beamjockey (beamjockey) wrote,

An Astronomical Disappointment

Recently, Patrick Nielsen Hayden linked to an essay about the artwork on the new U.S. passports.

I learned that alongside images of flags, Liberty Bells, Mt. Rushmore Presidents, and so forth, the passport has a bit of astronomical art.

I love the idea of illustrating America's exploration of space on our coins, stamps, and passports[1], so at first this seemed exciting. Soon, it seemed disappointing.

Pioneer 10 pictured on inside back cover of new U.S. Passport


It's Pioneer 10, or maybe 11, mighty close to the Moon, with the Earth in the background[2]. I will leave it as an exercise for the student to prove that the point of view is about 450,000 kilometers from the Earth.

The Moon shows realistic detail, but, curiously, the Earth does not. There is not a cloud to be seen. Instead we see the outline of North America. It looks like a scene from a 1950s science fiction movie, before artists understood that the Earth really looks fairly fluffy and white when seen from space.

Also, the terminator appears to run from Kiribati in the Pacific to the Cape Verde Islands in the Atlantic. The subsolar point is near the northern Yukon. I haven't done the math, but this seems wrong for a planet inclined 23.5 degrees to its orbital plane.



Now if you go a-googling for a picture of Pioneer 10, you will soon find a 1981 NASA publication called A Meeting with the Universe, which contains this interesting painting:



It appears to have exactly the same composition of Earth, Moon, and Pioneer; even the RTGs and magnetometer boom are posed at the same angle.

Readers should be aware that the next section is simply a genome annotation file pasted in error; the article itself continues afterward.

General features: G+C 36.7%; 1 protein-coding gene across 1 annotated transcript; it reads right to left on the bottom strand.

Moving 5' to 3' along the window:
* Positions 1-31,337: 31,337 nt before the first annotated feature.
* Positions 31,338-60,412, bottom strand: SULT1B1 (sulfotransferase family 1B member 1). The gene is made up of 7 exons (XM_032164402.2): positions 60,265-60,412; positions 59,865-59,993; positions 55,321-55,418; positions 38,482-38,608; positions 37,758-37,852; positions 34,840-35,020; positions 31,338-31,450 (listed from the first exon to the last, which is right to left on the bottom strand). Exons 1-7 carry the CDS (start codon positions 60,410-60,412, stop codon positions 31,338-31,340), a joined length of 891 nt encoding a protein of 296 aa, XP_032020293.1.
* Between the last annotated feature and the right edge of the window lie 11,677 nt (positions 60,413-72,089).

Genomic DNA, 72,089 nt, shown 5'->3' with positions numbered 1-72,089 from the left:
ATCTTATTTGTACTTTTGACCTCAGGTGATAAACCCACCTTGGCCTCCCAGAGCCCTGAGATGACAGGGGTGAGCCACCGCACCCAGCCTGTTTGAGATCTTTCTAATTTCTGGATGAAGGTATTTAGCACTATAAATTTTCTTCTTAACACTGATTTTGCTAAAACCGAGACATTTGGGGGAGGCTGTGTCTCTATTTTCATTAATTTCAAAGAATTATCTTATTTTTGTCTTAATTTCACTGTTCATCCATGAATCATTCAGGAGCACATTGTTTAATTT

But it shows the Earth with dark ocean and white clouds, quite realistically, and if there is a landmass visible, I can't make out what it is. On the Moon, the dark feature at the bottom edge of the picture might possibly be Mare Moscoviense.

[Edited later to add: Heck, no-- central peak, irregular dark floor-- it's gotta be the mighty crater Tsiolkovsky. The artist knew his way around Farside, and I didn't.]

Obviously, the new passport image is a "swipe" of the old NASA painting. If the old painting was created for NASA, it is copyright-free (by NASA policy), and there are no legal restrictions on creating a derivative work based on it.

Conceivably, the State Department might even have asked the same artist to recreate it for the passports. Though I like to think that someone with the talent to do the NASA painting would object to portraying a cloudless Earth with an alarmingly canted terminator.

Who is the artist who painted the NASA illustration? (Ron Miller? Don Davis? David Hardy?)

Who is the artist who created the passport illustration?

Can you find a better-quality rendering of the passport artwork online? Or slap a new passport onto a scanner?



(By the way, here's an essay on the aesthetics of the new passport illustrations.)

[1] And I encourage other nations to do the same with their own space achievements.

[2] I doubt either Pioneer came quite this close to the Moon, but I have to allow the artists some license...
Tags: art, moon, space
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